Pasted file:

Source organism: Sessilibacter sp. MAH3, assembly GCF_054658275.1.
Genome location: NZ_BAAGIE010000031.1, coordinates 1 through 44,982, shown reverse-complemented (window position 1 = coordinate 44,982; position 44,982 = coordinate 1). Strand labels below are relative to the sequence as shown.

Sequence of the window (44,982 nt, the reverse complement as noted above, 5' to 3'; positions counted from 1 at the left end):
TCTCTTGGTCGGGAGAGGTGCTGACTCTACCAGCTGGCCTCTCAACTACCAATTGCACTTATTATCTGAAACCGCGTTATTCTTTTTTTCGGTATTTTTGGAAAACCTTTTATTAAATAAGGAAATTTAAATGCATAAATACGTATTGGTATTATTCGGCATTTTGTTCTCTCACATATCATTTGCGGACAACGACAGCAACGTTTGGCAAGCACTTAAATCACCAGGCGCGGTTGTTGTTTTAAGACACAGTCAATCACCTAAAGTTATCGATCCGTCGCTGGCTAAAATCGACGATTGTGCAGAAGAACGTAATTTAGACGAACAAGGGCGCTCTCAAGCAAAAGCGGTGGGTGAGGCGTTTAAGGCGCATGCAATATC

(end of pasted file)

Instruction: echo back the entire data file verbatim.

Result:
Source organism: Sessilibacter sp. MAH3, assembly GCF_054658275.1.
Genome location: NZ_BAAGIE010000031.1, coordinates 1 through 44,982, shown reverse-complemented (window position 1 = coordinate 44,982; position 44,982 = coordinate 1). Strand labels below are relative to the sequence as shown.

Sequence of the window (44,982 nt, the reverse complement as noted above, 5' to 3'; positions counted from 1 at the left end):
TCTCTTGGTCGGGAGAGGTGCTGACTCTACCAGCTGGCCTCTCAACTACCAATTGCACTTATTATCTGAAACCGCGTTATTCTTTTTTTCGGTATTTTTGGAAAACCTTTTATTAAATAAGGAAATTTAAATGCATAAATACGTATTGGTATTATTCGGCATTTTGTTCTCTCACATATCATTTGCGGACAACGACAGCAACGTTTGGCAAGCACTTAAATCACCAGGCGCGGTTGTTGTTTTAAGACACAGTCAATCACCTAAAGTTATCGATCCGTCGCTGGCTAAAATCGACGATTGTGCAGAAGAACGTAATTTAGACGAACAAGGGCGCTCTCAAGCAAAAGCGGTGGGTGAGGCGTTTAAGGCGCATGCAATATC